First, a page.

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19:51:17 <hppavilion[1]> shachaf: Wait, do arrows just represent arbitrary relations?
19:51:22 <shachaf> An arrow doesn't have to represent anything.
19:51:29 <hppavilion[1]> shachaf: Oh.
19:51:38 <hppavilion[1]> shachaf: So an arrow can just be an arrow?
19:51:46 <hppavilion[1]> It doesn't have to represent a function?
19:51:51 <hppavilion[1]> Or funtro
19:51:54 <hppavilion[1]> *functor
19:52:01 <hppavilion[1]> Or transformation of any sort
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19:52:06 <shachaf> Sometimes an arrow is just a cigar.
19:52:26 <hppavilion[1]> shachaf: Is arrow a type of cigar?
19:52:32 <int-e> hppavilion[1]: you can interpret any relation on a set as a directed graph with that set as nodes (allowing loops, not allowing multiple edges)
19:52:56 <shachaf> Arrows don't have to represent functions, no.
19:52:58 <hppavilion[1]> I don't smoke, so if it is a type of cigar I wouldn't get the joke
19:53:01 <hppavilion[1]> shachaf: Well yeah
19:53:02 <shachaf> Or transformations, whatever that is.
19:53:08 <hppavilion[1]> shachaf: It was the best word I could think of
19:53:19 <int-e> but you really need reflexivity and transitivity to make a category that way
19:53:21 <hppavilion[1]> shachaf: Do arrows have to mean something, or can they just be arrows?
19:53:35 <int-e> they can be just arrows
19:53:40 <hppavilion[1]> OK
19:53:47 <hppavilion[1]> int-e: And is that the case for category (A)?
19:54:20 <hppavilion[1]> int-e: Where a -> b iff a <= b
19:54:29 <int-e> I don't know what example (A) refers to.
19:54:37 <hppavilion[1]> int-e: That ^
19:54:39 <int-e> ah.
19:54:57 <int-e> well, arguably the underlying relation gives the arrow *some* meaning
19:55:12 <int-e> it's really a philosophical question at this point.
19:55:15 <hppavilion[1]> int-e: Ah
19:55:36 <hppavilion[1]> int-e: But do they not represent anything in the way Set has arrows representing functions?
19:56:18 <int-e> right
19:56:38 <hppavilion[1]> int-e: Or could it be argued that they represent Void? xd
19:56:39 <hppavilion[1]> *xD
19:56:45 <hppavilion[1]> (That was a joke, I think)
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20:46:09 <zzo38> To allow other program to change resources of a window in the X window system, you could have the other program appends a null-terminated string to a property on that window, and then that client watches that property and reads and deletes it and adds that string into the resource manager. You can also send commands that aren't resources too in the same way, by adding a prefix to specify
20:47:31 <zzo38> Add RESOURCE_MANAGER into the WM_PROTOCOLS list to specify that this function is available, I suppose.
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20:48:17 <zzo38> Does it make sense to you?
20:52:17 <zzo38> The format of the property must be 8, the type must be STRING, and the mode must be PropModeAppend.
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22:49:51 <b_jonas> whoa
22:50:31 <b_jonas> I'm trying to line up the Szabó Lőrinc translation and the original of Tennyson: Ulysses exactly. But it turns out the translation is one line shoter.
22:50:50 <b_jonas> It's missing the line that would correspond to “Death closes all: but something ere the end,”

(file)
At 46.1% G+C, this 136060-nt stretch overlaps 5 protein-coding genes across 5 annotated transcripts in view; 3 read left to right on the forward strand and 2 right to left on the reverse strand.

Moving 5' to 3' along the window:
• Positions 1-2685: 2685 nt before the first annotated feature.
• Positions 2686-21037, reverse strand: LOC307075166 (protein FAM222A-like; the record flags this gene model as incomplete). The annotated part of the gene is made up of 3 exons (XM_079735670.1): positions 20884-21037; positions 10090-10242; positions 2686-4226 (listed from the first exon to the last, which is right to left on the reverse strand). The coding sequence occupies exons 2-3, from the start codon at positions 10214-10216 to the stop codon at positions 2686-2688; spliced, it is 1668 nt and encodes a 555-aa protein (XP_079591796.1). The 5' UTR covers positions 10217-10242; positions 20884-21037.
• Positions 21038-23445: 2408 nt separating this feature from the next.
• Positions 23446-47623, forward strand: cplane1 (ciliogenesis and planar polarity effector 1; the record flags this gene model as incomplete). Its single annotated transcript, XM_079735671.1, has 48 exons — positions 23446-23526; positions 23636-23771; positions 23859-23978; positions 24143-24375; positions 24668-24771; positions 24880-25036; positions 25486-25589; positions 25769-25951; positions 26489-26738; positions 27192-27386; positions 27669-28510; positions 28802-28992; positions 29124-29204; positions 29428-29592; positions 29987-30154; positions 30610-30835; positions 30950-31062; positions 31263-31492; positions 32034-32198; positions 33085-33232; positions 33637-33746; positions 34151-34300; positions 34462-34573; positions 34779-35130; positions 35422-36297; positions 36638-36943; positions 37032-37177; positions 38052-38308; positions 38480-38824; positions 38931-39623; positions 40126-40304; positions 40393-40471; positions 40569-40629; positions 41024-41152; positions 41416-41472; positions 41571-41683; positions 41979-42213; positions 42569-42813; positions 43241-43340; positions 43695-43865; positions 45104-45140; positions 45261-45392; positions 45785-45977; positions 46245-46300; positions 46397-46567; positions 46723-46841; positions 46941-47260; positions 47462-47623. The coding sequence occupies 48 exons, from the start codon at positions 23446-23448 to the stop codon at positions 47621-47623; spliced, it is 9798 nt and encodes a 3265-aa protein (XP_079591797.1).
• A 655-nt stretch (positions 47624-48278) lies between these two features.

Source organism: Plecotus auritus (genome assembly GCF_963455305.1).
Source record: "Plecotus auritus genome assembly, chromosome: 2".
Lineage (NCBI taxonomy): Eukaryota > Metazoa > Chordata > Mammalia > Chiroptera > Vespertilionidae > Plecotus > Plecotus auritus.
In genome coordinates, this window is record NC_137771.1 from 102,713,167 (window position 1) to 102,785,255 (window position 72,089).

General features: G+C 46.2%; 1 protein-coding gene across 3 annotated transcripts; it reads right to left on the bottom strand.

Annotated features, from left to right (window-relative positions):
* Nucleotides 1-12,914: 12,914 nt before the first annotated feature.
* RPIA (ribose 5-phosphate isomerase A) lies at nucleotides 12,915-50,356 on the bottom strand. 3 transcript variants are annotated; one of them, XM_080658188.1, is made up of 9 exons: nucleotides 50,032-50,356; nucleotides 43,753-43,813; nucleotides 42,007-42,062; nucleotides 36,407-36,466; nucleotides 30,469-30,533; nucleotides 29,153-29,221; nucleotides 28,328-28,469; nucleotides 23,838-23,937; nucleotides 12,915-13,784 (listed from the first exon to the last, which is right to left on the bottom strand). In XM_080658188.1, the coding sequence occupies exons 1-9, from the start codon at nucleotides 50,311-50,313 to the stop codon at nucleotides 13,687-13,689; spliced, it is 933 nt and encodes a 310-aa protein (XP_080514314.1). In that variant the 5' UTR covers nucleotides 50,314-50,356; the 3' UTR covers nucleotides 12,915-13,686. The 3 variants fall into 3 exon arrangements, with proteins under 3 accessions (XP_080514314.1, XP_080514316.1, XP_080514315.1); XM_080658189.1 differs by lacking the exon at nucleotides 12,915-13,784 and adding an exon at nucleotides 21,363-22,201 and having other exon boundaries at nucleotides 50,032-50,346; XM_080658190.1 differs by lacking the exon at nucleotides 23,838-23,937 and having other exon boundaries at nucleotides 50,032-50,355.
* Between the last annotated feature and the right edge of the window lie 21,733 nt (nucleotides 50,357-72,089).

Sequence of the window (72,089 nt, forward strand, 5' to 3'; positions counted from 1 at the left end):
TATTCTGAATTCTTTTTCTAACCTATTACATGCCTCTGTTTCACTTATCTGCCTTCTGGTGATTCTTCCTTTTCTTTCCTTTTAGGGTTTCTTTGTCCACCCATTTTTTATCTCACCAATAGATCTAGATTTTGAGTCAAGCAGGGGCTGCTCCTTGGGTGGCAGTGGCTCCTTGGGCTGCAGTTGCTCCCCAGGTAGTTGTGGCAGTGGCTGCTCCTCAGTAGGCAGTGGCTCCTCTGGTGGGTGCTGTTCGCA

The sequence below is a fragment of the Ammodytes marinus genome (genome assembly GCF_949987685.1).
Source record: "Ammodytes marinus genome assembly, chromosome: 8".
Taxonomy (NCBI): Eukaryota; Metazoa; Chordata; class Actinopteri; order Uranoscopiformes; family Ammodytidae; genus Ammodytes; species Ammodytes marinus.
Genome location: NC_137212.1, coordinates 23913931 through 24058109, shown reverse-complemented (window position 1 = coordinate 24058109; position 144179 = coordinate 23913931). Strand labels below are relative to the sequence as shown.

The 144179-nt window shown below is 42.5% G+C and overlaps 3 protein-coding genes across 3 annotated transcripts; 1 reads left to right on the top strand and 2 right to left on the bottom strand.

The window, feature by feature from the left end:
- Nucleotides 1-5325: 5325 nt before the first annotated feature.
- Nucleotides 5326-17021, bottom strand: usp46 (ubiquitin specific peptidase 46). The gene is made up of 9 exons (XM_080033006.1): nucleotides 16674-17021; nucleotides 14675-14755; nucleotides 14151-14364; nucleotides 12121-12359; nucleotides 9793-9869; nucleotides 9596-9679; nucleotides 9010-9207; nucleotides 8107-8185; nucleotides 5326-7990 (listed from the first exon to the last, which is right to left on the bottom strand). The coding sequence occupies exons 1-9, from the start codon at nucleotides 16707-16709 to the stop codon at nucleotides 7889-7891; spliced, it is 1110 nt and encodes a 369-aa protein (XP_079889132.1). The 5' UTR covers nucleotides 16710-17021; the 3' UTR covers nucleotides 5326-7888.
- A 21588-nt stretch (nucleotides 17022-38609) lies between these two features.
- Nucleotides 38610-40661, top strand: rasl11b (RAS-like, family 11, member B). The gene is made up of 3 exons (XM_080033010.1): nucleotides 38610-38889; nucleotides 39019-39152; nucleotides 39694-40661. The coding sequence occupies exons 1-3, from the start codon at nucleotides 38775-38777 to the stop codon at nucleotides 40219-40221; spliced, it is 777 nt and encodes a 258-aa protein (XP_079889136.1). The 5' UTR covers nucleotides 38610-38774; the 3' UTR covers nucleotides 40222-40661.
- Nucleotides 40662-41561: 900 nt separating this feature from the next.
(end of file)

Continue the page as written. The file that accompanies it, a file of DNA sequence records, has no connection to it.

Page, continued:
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23:28:20 <oerjan> @messages-
23:28:21 <lambdabot> int-e said 6h 47m 51s ago: btw does ghc allocate a thunk for a simple lst = 1 : lst <-- wow, apparently not (checked assembly output from ghc-7.10.2 with -O2, native code gen)
23:28:21 <lambdabot> int-e said 6h 45m 14s ago: even ghc-7.6.3 didn't allocate a thunk, that's as far back as I can easily go
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23:48:12 <boily> fungot: fungellot.
23:48:13 <fungot> boily: it is edited to remove the 0 parameter? i was thinking
23:48:20 <boily> fungot: no you weren't.
23:48:21 <fungot> boily: ( code is 2.1mb so that may not have
23:48:26 <boily> fungot: yes I do.
23:48:26 <fungot> boily: wait a minute!! i am having trouble with this stub generator. it has.
23:48:47 <boily> fungot: stub generators suck, stubs suck, and asynchronous services especially suck.
23:48:47 <fungot> boily: sperber was here mar 17 at 11:11 pm utc, saying: or check out file-select and tcp-listener-fileno
23:48:53 <oerjan> "it has." seems a bit too stubby indeed.
23:49:25 <oerjan> boheily.
23:49:59 <boily> hellørjan.
23:50:22 <shachaf> @@ @tell oerjan @@ @@ (@where weather) ENVA KOAK
23:50:22 <boily> who's sperber?
23:50:54 <boily> hellochaf.
23:50:57 <oerjan> @messages-
23:50:58 <lambdabot> Plugin `compose' failed with: <<timeout>>
23:50:59 <lambdabot> You don't have any messages
23:51:13 <oerjan> ho hum.
23:51:28 <shachaf> boily: Good afternoon, person.
23:52:04 <oerjan> boily: i dunno but he was there mar 17 hth
23:52:21 <shachaf> silly oerjan
23:52:25 <shachaf> mar 17 hasn't happened yet
23:52:43 <oerjan> then why is fungot using past tense, duh
23:52:44 <fungot> oerjan: with the procedure for-each? ie i have a question about static links. i really should read up on macros? like atom?
23:53:13 <boily> time to a fungot is an irrelevant concept hth
23:53:14 <fungot> boily: i don't apply this level of dynamic typing... it mentioned that static typing is in the browser while allowing quick access to the enclosing command.
23:53:26 <oerjan> fungot: are you a dreen
23:53:26 <fungot> oerjan: because bash gets exactly 3 parameters with that invocation, and 0 added to any number of arguments, you have